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SXSW ’10 | “For Once In My Life” Aims to Inspire

SXSW '10 | "For Once In My Life" Aims to Inspire

Editor’s Note: This is one interview in a series profiling directors whose films are screening in the Narrative Competition, Documentary Competition and Emerging Visions sections at the 2010 SXSW Film Festival.

Recipient of the 2007 Independent Spirit Award for best first feature, for his debut film “Sweetland,” director Jim Bigham premieres his new intimate documentary “For Once In My Life” at this year’s SXSW.

“For Once In My Life” is the story of an inspiring group of people and their dream to make music. This documentary film follows the members of the Spirit of Goodwill Band while they prepare for the concert of a lifetime. As they navigate daily life, these twenty-eight musicians and singers, all with a wide range of severe mental and physical disabilities, display innate talent, humor and tenacity. “For Once In My Life” shatters preconceived notions of what it means to be disabled and reveals the humor, hope and the greatness within us all. [Synopsis provided by SXSW]

“For Once In My Life”
Documentary Competition
Director: Jim Bigham, Mark Moormann
Producer: Jim Bigham
Cinematography: Mark Moormann, Jim Bigham
Editor: Amy Foote
Music: The Spirit of Goodwill Band
89 minutes

Director Jim Bigham on returning to his roots while making “For Once In My Life”…

After graduating from film school in London in the 70’s, I thought of myself as a Jack-of-all-trades filmmaker. Since then I’ve been lucky enough to have the opportunity to work within film and TV, at different levels and formats—from being a production manager on “Saturday Night Live” in the 70s, to being production supervisor on big-budget films like “Great Expectations,” to being a producer on the Spirit Award-winning film “Sweet Land,” and then there’s about a 1000 commercials. While shooting “For Once In My Life,” I was reminded that bigger is not always better, as the most interesting footage we were getting was when the crew was small. Soon I found myself alone on the set with camera in hand, while recording sound. I was back to my roots. It was great.

Bigham on how he came to discover The Spirit of Goodwill Band…

Mark Moorman, told me about a band that was playing in the back room of the local Goodwill’s manufacturing plant. My wife and I went down to check them out. It was love at first sight; we knew we had to make some type of film about this amazing group. At our first production meeting, our mission statement was to make a film that would attract as many eyeballs as possible, and share the inspirational story. Making a profit was not a consideration. Now that the film is completed, the payoff exists in the lessons I’ve learned from the band members. It has been one of the great experiences in my life.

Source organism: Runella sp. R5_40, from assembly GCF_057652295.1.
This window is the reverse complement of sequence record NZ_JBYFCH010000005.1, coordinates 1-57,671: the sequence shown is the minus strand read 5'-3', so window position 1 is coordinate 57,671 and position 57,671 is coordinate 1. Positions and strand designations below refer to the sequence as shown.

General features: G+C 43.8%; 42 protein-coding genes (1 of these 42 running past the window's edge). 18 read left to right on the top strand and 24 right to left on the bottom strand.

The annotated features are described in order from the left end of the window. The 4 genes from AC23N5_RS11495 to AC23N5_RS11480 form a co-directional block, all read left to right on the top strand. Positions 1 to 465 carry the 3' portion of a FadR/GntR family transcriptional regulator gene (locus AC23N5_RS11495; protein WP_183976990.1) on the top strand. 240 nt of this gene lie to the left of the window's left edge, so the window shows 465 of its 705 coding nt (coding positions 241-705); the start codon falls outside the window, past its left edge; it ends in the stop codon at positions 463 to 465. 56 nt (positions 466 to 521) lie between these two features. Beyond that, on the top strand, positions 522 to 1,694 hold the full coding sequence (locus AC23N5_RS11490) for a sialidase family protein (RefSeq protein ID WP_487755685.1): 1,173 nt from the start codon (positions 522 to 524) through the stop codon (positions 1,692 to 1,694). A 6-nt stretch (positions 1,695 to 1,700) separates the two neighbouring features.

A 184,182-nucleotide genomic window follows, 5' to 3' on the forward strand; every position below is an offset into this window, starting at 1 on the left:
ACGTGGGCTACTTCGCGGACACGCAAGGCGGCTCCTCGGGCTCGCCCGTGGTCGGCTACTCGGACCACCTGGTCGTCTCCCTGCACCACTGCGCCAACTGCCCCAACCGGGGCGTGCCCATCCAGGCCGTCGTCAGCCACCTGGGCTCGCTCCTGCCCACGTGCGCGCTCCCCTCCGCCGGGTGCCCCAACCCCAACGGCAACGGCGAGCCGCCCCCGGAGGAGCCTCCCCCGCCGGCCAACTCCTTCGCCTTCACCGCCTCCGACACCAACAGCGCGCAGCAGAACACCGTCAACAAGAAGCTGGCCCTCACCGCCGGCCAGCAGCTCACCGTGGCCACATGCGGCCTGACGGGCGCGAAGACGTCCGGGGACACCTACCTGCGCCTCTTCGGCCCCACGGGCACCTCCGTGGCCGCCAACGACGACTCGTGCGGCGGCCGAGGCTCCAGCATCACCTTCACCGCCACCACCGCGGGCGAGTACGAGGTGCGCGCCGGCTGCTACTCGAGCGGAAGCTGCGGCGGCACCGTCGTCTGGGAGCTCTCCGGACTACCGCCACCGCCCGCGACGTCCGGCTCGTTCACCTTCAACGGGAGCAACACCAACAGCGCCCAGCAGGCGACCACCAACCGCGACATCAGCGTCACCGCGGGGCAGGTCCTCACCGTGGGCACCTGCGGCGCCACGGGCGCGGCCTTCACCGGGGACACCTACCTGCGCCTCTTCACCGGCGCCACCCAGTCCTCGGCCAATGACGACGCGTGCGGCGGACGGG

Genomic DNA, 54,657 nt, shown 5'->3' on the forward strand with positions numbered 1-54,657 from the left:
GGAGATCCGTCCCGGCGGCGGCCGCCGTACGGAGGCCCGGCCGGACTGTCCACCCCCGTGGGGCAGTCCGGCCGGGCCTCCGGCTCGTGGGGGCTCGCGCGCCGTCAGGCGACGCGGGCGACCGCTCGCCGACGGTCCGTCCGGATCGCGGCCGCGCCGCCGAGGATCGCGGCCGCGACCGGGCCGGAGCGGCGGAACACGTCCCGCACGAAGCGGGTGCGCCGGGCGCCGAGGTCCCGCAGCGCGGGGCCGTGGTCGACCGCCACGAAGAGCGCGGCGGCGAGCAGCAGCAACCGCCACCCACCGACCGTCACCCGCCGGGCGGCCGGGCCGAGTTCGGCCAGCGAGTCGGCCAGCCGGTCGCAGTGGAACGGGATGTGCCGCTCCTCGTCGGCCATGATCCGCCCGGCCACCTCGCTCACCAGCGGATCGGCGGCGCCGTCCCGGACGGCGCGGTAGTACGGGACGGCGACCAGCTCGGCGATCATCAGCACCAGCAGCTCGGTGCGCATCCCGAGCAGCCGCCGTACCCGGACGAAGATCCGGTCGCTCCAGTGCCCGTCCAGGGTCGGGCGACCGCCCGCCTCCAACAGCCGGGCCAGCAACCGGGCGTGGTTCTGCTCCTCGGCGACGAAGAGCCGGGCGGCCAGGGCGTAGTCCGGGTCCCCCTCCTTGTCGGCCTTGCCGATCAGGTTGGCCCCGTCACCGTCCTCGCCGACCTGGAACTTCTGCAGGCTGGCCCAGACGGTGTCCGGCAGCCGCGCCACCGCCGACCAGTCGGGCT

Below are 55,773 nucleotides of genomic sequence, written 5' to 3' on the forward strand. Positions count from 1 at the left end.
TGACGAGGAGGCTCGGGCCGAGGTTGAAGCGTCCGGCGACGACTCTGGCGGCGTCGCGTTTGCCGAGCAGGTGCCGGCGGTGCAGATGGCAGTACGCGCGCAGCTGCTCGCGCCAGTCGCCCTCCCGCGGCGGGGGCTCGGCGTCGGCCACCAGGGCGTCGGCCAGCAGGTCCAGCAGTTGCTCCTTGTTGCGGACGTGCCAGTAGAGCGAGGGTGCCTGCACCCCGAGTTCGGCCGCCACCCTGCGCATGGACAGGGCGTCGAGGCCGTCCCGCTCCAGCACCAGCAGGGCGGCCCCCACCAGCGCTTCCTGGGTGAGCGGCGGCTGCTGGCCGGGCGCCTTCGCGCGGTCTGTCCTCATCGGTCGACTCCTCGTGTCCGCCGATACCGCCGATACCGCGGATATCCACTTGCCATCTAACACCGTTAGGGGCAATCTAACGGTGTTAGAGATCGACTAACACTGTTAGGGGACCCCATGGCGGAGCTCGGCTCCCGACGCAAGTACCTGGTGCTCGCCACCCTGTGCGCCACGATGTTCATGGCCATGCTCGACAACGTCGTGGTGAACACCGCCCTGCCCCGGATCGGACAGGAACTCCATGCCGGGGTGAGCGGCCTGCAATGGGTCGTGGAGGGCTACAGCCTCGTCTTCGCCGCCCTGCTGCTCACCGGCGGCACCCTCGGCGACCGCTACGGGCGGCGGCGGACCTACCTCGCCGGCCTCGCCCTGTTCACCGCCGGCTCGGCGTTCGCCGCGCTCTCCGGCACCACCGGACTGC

Bigham on the type of film he tried to make…

We knew from the beginning that the film might be considered as a depressing, pity-invoking film, about a subject on which most people would rather not dwell. Bottom line: we wanted to make a film that would entertain as it inspired. Audiences needed to see that this it isn’t about people who don’t have certain abilities, but about people who have the desire to succeed and are so very proud of their abilities. Glass half full rather than empty—all laced together with a killer sound track. We really wanted, and tried, to stay honest in our approach, and not make the characters into anything other than what they are. I wanted the band members to be able to convey their own stories without having to rely on the trapping of reality television. Many of the main characters have little or no verbal skills, so we relied heavily on a Cinéma Vérité approach to help reveal their backgrounds, struggles and their abilities. The next issue was to find an editorial pacing that would maintain people’s interest while we developed characters and moved the story forward. Amy Foote, our editor, did a great job in helping us finding that balance.

What Bigham hopes audiences will take away from the film…

The film tears down preconceived notions about what people with different abilities are capable of accomplishing. It is a reminder that success belongs to those who do something with what they have, rather than to those who have the most. The great Olympian Wilma Rudolph said “Greatness lies within each of us.” “For Once in My Life” is about finding that greatness.

Bigham on his inspirations in directing “For Once In My Life”…

The common-room scenes in Milos Foreman’s, “One Flew Over the Cuckoo’s Nest” were in the back of my head when I started hanging out in the band room. These are two entirely different groups of people, and the films have their obvious differences, but in both films, there is a focus on unique people, with very different realities and abilities, who excel at bridging their differences through various form of communication. Their interaction and methods of communication are fascinating to me. I really wanted to capture that on film. I learned so much being around the band members. They provided me a different view of life, cemented the true meaning of friends and family, and offered ways of interacting and communicating that are highly effective, but which were new and fascinating at the same time. To capture the stories, though, I turned to the work of my friends Chris Hedegus and D.A. Pennebaker’s “War Room.” Cinéma vérité at it’s finest.

And on any future projects…

A documentary profile on “What is a Lobbyist” and how they affect the average man—kind of an anthropological study in a Bambi vs. Godzilla setting. Who are they and how do they effect society?

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